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Alt. Water Transfers

Cover HW Fall 2017

Water sharing and banking, coined "alternative transfer methods" or ATMs, could provide flexibility for stretched water supplies —but not without marked challenges. Read the Fall 2017 issue of Headwaters magazine and explore options to:

  • keep water in farming
  • help municipalities plan ahead
  • share between ag and environmental uses
  • bank water on the Colorado River

Browse articles and find a flipbook of the magazine here.

Connecting the Drops

connectingdropslogo4.1Bringing you the reporting you crave over the radio airways with extras and archives on our website. Visit the audio archives or listen to the latest story on the National Wild and Scenic Rivers Act and the Colorado river that could become the state's second wild and scenic protect river—Deep Creek:

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Water Education Colorado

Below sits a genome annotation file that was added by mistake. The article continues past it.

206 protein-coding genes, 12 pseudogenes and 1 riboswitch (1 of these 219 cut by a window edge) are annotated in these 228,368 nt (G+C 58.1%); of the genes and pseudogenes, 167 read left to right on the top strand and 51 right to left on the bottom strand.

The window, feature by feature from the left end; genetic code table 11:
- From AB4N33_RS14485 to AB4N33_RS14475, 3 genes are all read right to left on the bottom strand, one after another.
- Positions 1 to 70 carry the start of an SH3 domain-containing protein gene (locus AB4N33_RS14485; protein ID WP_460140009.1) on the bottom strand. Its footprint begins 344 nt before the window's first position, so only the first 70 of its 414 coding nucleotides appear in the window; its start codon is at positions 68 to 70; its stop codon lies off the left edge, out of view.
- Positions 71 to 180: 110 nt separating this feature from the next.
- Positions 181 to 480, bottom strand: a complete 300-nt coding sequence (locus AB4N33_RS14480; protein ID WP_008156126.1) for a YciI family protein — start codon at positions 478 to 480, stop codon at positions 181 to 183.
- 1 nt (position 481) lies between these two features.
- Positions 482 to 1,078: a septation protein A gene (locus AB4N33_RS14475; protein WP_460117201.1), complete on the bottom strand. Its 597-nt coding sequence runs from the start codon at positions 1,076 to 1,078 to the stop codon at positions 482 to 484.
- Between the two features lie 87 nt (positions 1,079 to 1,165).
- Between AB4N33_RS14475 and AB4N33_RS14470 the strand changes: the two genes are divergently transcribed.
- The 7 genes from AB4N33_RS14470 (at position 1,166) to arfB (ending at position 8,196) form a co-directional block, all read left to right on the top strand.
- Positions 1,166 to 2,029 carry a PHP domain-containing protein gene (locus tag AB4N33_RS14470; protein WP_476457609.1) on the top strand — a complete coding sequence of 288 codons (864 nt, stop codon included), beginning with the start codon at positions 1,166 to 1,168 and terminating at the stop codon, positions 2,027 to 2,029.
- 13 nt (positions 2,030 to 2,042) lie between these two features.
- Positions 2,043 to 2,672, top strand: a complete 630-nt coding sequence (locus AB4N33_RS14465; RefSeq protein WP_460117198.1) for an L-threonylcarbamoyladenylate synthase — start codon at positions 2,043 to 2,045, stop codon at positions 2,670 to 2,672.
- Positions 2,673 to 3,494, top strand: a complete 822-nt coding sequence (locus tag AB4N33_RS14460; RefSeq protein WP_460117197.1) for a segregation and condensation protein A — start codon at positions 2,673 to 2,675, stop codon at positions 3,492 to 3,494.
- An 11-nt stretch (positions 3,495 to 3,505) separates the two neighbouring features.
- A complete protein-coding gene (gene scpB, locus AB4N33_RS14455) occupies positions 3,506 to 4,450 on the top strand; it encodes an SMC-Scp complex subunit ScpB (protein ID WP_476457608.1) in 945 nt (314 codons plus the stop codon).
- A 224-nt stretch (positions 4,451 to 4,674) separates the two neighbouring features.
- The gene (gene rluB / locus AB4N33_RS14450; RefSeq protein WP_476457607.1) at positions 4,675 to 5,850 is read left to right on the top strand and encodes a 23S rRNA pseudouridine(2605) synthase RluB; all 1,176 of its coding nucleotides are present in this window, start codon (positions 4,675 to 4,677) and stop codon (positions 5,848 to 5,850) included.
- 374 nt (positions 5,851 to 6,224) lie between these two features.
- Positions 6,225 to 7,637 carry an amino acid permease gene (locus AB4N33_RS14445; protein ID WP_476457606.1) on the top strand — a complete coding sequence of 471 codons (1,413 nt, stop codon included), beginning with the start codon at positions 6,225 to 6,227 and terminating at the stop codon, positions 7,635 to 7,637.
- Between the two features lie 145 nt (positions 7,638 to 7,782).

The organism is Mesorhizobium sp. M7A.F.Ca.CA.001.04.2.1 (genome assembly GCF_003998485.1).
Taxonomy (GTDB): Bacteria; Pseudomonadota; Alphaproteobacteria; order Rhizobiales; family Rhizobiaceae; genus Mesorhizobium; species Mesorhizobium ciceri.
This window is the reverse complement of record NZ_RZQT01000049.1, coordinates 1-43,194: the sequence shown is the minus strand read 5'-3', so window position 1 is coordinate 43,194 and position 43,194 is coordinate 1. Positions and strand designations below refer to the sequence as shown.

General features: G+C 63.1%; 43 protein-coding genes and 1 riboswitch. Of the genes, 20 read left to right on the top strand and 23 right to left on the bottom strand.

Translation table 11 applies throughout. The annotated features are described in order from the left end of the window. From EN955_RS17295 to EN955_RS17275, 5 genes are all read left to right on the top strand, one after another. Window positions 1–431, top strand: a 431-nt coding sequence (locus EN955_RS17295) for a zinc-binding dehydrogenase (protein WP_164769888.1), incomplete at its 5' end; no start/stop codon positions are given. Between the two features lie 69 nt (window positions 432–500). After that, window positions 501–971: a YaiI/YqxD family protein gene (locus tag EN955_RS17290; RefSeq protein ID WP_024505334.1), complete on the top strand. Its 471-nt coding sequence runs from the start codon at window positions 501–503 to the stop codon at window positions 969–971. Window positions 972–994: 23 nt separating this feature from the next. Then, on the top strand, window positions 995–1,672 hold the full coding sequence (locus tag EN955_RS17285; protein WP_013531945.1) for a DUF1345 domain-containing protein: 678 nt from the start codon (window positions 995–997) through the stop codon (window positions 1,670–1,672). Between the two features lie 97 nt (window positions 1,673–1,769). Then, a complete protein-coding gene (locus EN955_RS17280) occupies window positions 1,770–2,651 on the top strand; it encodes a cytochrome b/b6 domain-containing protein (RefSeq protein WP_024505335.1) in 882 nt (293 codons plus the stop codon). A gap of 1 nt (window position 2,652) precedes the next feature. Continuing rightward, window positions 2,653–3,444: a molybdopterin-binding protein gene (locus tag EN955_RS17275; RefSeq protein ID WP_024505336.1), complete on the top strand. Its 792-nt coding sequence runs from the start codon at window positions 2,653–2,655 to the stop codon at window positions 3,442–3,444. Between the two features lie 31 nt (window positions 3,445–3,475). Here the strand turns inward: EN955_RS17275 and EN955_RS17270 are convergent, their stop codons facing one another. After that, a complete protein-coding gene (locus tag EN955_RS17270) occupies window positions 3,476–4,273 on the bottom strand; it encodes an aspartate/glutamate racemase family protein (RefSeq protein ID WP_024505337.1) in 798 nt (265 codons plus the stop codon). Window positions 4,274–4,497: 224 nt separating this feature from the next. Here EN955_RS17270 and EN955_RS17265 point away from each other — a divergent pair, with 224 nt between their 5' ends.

Fire Away: Why watershed groups are focusing on forest recovery and fire risk-reduction

By Abigail Eagye

In the summer of 2002, the Hayman Fire burned across nearly 140,000 acres, securing legendary status as the largest fire in Colorado’s history. It took nearly a month to control the fire, and 132 homes were lost in the blaze.

Hayman’s indirect effects are still being measured, as government agencies, public utilities, nonprofits and private landowners continue efforts to repair the landscape. Denuded hillsides require extensive replanting to combat ongoing erosion into critical watersheds. And while the forest slowly regenerates, massive amounts of sediment continue sliding into waterways, upsetting the balance of river-dependent ecosystems and choking some of the state’s major water supply reservoirs.